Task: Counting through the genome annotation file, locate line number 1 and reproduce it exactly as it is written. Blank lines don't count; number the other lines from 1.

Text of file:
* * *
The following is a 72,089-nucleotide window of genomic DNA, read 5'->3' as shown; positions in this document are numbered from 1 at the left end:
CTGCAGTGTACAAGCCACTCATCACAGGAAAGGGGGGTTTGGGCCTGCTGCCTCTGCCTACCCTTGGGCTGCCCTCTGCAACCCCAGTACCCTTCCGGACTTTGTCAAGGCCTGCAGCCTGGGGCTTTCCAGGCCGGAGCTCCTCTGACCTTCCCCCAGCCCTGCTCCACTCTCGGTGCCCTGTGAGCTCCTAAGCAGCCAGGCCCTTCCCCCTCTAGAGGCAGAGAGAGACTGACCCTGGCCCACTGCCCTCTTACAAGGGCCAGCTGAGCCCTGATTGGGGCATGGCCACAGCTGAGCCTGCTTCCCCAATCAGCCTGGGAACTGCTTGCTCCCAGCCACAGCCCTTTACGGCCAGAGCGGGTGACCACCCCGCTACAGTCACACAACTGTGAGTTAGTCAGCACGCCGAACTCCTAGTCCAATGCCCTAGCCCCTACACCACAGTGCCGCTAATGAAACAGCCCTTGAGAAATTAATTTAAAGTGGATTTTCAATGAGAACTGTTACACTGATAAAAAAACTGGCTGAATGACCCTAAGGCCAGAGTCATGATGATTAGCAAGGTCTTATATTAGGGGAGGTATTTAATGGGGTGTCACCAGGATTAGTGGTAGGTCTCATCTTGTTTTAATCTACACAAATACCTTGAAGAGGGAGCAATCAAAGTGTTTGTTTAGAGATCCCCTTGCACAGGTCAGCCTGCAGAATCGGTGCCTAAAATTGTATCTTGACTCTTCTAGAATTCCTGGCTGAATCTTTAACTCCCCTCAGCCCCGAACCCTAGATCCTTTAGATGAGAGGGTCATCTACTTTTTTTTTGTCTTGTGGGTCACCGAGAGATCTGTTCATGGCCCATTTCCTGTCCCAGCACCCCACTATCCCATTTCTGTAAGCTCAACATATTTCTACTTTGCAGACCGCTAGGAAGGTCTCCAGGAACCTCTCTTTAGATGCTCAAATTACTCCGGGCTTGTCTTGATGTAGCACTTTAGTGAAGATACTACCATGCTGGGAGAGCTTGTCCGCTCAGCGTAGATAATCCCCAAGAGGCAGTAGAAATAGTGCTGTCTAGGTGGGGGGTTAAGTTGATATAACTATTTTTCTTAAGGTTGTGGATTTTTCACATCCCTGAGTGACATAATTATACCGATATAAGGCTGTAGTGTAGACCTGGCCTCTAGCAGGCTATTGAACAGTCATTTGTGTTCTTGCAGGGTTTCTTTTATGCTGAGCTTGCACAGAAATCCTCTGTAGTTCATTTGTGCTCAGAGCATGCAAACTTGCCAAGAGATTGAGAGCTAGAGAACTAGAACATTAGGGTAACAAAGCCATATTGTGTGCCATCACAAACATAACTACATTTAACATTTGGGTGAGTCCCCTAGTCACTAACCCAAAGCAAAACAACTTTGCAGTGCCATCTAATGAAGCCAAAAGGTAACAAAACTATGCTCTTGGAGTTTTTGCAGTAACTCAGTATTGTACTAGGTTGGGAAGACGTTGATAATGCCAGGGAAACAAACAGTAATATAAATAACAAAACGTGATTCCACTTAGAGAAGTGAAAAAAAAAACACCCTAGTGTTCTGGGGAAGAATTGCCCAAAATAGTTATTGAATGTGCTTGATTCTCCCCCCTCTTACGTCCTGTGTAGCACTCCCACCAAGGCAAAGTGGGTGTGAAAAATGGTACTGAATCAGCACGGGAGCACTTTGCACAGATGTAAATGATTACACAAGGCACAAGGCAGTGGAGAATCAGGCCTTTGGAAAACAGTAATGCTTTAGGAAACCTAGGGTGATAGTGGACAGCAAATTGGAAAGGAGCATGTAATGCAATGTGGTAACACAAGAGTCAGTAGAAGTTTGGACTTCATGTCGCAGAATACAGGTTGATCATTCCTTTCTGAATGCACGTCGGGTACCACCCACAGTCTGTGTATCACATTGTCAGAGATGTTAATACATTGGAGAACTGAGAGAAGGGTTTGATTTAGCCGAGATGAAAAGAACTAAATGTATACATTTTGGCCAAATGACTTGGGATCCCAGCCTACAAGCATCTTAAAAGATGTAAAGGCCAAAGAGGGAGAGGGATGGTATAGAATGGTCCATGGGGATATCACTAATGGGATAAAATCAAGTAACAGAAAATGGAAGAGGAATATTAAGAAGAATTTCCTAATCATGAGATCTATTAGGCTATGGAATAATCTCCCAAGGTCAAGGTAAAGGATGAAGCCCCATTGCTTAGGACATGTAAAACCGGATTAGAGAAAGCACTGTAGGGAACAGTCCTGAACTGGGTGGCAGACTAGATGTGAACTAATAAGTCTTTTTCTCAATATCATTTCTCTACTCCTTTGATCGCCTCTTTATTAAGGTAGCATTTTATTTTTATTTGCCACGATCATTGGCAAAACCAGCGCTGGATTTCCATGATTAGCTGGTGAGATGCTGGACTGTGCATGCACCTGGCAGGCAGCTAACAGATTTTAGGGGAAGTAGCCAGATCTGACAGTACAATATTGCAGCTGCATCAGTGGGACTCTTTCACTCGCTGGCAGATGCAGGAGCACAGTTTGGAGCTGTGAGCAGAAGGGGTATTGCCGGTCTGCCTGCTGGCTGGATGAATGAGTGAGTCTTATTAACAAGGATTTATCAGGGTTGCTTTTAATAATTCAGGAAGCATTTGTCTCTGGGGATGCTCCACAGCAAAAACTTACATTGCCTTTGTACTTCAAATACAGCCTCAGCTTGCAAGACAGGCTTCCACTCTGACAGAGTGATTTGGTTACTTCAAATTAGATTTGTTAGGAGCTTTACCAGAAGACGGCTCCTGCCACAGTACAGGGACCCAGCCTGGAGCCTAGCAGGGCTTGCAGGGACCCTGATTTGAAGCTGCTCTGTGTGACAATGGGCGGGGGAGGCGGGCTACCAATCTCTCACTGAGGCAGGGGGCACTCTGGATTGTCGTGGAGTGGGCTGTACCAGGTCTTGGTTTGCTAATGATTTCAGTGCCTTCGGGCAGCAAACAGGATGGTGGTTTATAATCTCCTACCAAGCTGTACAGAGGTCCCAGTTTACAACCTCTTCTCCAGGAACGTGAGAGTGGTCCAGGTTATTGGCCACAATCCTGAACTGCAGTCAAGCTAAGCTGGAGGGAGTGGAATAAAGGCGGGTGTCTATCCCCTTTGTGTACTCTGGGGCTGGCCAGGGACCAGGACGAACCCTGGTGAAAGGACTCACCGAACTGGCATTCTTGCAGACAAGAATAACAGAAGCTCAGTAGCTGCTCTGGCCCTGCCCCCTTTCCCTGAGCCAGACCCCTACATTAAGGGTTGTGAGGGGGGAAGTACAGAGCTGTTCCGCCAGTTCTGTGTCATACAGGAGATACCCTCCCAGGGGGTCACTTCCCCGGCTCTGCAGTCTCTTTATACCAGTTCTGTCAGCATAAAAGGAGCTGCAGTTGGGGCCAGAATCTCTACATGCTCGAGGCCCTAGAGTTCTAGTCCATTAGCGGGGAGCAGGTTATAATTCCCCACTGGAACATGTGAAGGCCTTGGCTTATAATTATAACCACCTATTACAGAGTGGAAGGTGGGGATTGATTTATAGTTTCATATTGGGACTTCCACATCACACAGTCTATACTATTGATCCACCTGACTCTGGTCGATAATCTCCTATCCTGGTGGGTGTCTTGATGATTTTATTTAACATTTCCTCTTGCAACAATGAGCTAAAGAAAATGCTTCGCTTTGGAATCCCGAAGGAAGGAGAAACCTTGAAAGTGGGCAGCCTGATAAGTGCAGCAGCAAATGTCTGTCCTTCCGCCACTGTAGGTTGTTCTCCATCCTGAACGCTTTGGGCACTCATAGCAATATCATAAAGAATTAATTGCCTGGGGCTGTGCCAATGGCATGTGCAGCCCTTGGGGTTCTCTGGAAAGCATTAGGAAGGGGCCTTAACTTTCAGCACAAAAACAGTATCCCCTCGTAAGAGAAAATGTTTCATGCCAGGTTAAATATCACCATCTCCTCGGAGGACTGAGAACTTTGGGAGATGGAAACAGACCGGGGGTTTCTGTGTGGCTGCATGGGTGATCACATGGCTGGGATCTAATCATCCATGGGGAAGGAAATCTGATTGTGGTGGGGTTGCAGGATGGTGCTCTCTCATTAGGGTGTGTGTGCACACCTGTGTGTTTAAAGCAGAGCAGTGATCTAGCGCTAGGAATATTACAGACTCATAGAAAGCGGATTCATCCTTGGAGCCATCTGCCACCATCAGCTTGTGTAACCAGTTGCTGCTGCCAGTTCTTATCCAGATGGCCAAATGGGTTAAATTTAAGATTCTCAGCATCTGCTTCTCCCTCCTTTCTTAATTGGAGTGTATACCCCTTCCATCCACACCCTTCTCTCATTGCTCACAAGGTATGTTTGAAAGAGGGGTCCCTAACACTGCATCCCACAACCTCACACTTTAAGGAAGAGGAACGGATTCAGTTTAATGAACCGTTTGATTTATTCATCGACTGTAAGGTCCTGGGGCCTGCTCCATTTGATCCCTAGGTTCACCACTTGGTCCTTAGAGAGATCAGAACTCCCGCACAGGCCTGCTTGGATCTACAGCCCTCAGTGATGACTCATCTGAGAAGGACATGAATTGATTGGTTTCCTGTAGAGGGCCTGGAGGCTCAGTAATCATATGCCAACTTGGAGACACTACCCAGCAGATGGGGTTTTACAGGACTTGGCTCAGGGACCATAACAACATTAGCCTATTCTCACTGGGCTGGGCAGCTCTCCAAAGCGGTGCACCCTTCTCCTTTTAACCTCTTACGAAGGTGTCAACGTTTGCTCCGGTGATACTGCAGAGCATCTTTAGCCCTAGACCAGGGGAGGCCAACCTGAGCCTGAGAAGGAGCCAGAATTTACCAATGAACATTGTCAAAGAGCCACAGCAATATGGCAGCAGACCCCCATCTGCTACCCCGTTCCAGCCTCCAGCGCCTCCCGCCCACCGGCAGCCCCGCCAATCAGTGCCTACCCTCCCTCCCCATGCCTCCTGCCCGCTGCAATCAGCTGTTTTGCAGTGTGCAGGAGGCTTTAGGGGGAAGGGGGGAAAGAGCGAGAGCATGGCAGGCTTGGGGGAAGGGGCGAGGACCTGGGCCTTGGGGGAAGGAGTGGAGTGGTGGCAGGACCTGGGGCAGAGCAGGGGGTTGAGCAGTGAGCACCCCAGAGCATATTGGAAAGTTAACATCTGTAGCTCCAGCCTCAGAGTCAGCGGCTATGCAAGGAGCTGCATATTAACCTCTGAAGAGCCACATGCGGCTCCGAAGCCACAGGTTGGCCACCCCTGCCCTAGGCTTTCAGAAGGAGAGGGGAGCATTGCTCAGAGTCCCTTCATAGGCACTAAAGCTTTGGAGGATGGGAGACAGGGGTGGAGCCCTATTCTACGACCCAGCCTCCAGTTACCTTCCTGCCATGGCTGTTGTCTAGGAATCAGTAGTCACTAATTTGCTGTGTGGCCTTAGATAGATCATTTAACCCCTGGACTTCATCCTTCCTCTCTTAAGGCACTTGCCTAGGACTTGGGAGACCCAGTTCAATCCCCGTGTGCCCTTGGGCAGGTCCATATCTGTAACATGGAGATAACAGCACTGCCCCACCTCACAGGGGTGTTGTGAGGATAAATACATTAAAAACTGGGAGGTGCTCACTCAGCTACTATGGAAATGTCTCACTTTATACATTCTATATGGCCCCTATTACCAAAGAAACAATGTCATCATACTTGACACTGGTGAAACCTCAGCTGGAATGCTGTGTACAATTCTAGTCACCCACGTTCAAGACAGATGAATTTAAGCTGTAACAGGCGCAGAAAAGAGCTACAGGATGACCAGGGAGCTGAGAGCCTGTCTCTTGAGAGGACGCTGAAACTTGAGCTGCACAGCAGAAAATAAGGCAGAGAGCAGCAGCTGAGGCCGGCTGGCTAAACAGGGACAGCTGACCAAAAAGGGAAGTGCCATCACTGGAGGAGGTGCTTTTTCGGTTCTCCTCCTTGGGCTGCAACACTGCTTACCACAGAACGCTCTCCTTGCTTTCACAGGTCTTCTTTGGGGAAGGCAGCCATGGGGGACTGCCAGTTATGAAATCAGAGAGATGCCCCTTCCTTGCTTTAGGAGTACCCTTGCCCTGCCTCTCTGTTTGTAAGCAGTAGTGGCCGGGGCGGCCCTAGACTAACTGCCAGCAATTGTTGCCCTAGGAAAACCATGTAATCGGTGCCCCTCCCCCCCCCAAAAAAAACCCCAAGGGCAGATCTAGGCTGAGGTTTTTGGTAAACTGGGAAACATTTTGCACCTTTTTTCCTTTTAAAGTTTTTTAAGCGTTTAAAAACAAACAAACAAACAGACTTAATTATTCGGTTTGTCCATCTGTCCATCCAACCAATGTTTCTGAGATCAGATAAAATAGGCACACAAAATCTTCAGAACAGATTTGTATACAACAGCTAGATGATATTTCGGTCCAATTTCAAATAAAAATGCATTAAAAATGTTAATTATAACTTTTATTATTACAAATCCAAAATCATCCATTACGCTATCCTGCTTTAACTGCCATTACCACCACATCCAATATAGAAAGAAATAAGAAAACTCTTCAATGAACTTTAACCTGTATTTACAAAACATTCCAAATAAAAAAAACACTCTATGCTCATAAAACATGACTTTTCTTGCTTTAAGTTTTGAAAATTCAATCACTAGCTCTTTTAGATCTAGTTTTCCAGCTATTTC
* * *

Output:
The following is a 72,089-nucleotide window of genomic DNA, read 5'->3' as shown; positions in this document are numbered from 1 at the left end: